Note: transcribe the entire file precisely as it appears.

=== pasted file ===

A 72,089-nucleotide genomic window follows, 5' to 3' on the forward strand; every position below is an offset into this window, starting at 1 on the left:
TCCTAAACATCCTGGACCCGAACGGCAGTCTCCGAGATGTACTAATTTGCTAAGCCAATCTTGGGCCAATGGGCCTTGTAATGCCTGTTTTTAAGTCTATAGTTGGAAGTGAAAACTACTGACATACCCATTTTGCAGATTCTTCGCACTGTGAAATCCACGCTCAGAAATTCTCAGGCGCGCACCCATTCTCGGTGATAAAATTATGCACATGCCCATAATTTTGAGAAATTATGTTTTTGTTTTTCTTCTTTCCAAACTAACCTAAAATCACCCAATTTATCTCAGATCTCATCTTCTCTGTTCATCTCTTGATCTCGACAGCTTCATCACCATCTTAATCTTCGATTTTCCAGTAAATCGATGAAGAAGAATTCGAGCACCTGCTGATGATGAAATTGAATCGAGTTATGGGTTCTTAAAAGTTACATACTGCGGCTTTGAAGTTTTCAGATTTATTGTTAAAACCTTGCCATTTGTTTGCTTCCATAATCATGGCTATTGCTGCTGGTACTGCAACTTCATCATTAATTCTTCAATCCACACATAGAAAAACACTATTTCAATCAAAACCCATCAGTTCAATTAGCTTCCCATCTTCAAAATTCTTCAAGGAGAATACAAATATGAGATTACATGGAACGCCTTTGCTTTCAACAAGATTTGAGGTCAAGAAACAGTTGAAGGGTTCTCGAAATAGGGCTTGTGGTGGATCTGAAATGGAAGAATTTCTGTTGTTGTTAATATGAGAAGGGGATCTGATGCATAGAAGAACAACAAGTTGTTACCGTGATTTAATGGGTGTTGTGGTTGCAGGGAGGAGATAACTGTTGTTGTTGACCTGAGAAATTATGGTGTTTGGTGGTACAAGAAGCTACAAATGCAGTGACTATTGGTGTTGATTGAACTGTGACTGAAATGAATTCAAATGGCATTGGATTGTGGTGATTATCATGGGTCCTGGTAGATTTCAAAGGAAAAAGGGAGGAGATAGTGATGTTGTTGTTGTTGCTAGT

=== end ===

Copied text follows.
A 72,089-nucleotide genomic window follows, 5' to 3' on the forward strand; every position below is an offset into this window, starting at 1 on the left:
TCCTAAACATCCTGGACCCGAACGGCAGTCTCCGAGATGTACTAATTTGCTAAGCCAATCTTGGGCCAATGGGCCTTGTAATGCCTGTTTTTAAGTCTATAGTTGGAAGTGAAAACTACTGACATACCCATTTTGCAGATTCTTCGCACTGTGAAATCCACGCTCAGAAATTCTCAGGCGCGCACCCATTCTCGGTGATAAAATTATGCACATGCCCATAATTTTGAGAAATTATGTTTTTGTTTTTCTTCTTTCCAAACTAACCTAAAATCACCCAATTTATCTCAGATCTCATCTTCTCTGTTCATCTCTTGATCTCGACAGCTTCATCACCATCTTAATCTTCGATTTTCCAGTAAATCGATGAAGAAGAATTCGAGCACCTGCTGATGATGAAATTGAATCGAGTTATGGGTTCTTAAAAGTTACATACTGCGGCTTTGAAGTTTTCAGATTTATTGTTAAAACCTTGCCATTTGTTTGCTTCCATAATCATGGCTATTGCTGCTGGTACTGCAACTTCATCATTAATTCTTCAATCCACACATAGAAAAACACTATTTCAATCAAAACCCATCAGTTCAATTAGCTTCCCATCTTCAAAATTCTTCAAGGAGAATACAAATATGAGATTACATGGAACGCCTTTGCTTTCAACAAGATTTGAGGTCAAGAAACAGTTGAAGGGTTCTCGAAATAGGGCTTGTGGTGGATCTGAAATGGAAGAATTTCTGTTGTTGTTAATATGAGAAGGGGATCTGATGCATAGAAGAACAACAAGTTGTTACCGTGATTTAATGGGTGTTGTGGTTGCAGGGAGGAGATAACTGTTGTTGTTGACCTGAGAAATTATGGTGTTTGGTGGTACAAGAAGCTACAAATGCAGTGACTATTGGTGTTGATTGAACTGTGACTGAAATGAATTCAAATGGCATTGGATTGTGGTGATTATCATGGGTCCTGGTAGATTTCAAAGGAAAAAGGGAGGAGATAGTGATGTTGTTGTTGTTGCTAGT